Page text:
Shaunna E. Hunter

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Thomas and Beal in the Midi

Lovely literary fiction for not only fans of Tilghman's previous work but for anyone interested in that age-old question, What is true love? [See Prepub Alert, 10/22/18.]

Monterey Bay

Though set on the shores of Monterey Bay, this is no beach read. The language and descriptions are compelling, and while the subject matter won't be for everyone, the author has created an unforgettable debut. [See Prepub Alert, 2/1/16.]

The Stargazer's Sister

This beautiful and unusual book about familial love, duty, and sacrifice is based on real-life individuals, and though the story of the Herschel siblings might not be well known, it's one worth discovering. [See Prepub Alert, 7/13/15.]

The Black Snow

Following Red Sky in Morning, this novel is appropriately titled. Imagine a dark, damp, cold atmosphere pressing down on remote Irish farmland but also pulling the reader into the narrative of this Irish pastoral novel and into the bleak world of the Kane family. No light reading here but lovely in its own way.

Saint Mazie

A very enjoyable novel with great character, this work will be of particular interest to fans of women's fiction, fiction set in New York City, and historical fiction set during World War I, Prohibition, and the Great Depression. [See Prepub Alert, 12/8/14.]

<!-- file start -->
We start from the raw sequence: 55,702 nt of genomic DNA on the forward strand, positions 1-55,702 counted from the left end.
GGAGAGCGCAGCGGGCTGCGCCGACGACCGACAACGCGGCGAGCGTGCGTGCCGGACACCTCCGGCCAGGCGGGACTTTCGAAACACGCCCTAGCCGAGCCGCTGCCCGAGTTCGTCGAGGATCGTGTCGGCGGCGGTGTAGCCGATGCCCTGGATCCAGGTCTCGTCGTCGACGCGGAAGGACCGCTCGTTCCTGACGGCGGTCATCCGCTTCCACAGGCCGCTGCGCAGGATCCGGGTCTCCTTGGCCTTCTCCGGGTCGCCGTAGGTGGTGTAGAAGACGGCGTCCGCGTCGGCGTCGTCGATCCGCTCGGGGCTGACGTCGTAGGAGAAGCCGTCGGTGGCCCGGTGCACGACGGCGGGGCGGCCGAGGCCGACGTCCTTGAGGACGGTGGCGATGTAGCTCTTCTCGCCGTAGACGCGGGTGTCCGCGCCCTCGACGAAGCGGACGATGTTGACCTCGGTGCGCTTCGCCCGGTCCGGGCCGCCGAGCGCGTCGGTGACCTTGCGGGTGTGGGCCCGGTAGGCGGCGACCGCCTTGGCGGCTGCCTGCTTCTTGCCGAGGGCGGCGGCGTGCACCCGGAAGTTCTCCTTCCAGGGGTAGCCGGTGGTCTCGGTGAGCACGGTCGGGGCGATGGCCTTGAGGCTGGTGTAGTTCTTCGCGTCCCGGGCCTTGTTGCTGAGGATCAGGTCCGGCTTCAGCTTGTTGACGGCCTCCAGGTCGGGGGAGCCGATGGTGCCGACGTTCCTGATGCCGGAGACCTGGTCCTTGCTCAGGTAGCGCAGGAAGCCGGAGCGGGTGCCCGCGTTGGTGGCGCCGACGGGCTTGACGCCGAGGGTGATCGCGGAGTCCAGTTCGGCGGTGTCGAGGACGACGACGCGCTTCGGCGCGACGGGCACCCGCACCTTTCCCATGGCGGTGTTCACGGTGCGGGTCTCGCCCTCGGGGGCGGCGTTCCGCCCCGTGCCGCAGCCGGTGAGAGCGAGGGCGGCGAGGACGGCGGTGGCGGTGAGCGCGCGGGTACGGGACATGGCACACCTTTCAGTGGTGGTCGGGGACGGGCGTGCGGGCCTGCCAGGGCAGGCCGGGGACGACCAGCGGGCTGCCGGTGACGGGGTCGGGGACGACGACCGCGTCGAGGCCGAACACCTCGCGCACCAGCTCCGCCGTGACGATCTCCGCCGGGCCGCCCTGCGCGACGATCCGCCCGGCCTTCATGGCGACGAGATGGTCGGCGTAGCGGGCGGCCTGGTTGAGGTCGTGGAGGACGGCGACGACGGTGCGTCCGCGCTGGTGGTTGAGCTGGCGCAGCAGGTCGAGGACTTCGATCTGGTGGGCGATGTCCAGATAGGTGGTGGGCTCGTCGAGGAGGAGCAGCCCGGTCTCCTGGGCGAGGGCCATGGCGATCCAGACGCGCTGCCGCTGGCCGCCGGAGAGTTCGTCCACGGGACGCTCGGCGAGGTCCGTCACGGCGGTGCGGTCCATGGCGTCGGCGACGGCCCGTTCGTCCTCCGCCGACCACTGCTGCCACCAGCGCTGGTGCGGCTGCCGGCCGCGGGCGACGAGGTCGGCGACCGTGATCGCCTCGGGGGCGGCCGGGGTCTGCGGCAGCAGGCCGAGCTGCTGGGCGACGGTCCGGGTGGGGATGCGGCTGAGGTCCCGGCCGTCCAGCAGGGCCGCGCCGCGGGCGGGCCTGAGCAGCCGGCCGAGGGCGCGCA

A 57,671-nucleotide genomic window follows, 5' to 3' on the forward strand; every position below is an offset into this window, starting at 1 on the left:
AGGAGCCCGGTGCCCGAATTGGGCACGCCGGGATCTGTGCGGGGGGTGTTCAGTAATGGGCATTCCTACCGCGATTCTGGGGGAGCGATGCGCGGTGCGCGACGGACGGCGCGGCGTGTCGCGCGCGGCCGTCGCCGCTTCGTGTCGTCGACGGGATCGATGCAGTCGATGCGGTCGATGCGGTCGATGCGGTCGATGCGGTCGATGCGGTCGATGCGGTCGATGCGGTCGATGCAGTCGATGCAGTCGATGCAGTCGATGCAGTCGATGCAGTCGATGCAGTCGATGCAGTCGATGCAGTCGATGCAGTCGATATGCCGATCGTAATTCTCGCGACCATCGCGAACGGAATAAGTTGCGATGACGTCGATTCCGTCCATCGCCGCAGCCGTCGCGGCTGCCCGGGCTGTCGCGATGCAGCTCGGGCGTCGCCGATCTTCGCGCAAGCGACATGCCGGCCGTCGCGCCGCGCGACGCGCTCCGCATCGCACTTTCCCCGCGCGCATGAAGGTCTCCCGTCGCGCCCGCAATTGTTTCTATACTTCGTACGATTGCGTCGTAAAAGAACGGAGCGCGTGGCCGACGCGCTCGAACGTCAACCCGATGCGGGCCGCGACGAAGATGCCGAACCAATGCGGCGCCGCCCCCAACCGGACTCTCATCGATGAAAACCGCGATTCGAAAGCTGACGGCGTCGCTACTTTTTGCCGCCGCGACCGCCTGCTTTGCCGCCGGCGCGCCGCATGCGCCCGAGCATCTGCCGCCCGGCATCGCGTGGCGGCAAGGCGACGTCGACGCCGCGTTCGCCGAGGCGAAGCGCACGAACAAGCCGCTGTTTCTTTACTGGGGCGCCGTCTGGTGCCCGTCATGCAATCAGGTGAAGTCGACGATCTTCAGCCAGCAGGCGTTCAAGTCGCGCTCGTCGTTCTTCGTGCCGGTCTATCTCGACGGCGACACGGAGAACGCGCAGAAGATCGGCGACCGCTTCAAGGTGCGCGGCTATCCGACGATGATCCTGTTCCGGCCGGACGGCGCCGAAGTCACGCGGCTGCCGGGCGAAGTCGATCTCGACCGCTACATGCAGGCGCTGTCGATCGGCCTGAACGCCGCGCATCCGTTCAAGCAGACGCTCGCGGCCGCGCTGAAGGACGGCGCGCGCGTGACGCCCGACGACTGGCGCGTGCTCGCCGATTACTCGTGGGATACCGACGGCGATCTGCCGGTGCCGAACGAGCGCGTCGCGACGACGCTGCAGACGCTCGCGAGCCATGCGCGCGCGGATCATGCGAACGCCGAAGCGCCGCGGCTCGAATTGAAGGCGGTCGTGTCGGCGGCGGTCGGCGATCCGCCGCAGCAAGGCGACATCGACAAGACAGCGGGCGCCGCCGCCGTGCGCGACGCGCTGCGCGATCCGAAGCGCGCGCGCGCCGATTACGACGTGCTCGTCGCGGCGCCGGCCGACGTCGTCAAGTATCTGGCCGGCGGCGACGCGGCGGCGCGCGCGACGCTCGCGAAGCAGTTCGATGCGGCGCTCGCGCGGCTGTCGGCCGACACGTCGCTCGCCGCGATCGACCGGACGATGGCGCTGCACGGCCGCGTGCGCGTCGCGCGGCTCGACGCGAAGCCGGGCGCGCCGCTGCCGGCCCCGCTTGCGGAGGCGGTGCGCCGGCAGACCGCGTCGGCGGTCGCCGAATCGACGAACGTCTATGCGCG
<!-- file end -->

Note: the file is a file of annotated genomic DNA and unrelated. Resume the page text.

The Wolf Border

One of Granta's Best Young British Novelists, Hall (How To Paint a Dead Man) offers an earthy novel, successfully exploring ideas of family, maternity, personal demons, social class, and wilderness vs. urban development. Interesting and original, it should have wide appeal. [See Prepub Alert, 12/15/14.]


Readers will sink into this novel like sinking into South Carolina pluff mud, feeling the tension like oppressive humidity, and wondering what obstacle the protagonist will face next and what sacrifices he will endure for his family. A compellingly dark debut full of Southern mystery and lore.


Will Kenya flourish at her new school, go to college, and become upwardly mobile, as her hardworking but dissatisfied mother wants? Where does Kenya belong? How will she find her own path, and her own identity, not one defined by her past and her parents? Solomon addresses all these questions with consummate grace.

Something Rich and Strange

Indeed rich and strange and sometimes haunted, this work will certainly appeal to fans of short fiction and Appalachian literature, but it's well worth a try for anyone interested in beautifully crafted short stories. Rash is a modern Southern master who deserves mention with the likes of Eurora Welty and Flannery O'Connor. [See Prepub Alert, 4/14/14; previewed as Above the Waterfall.]

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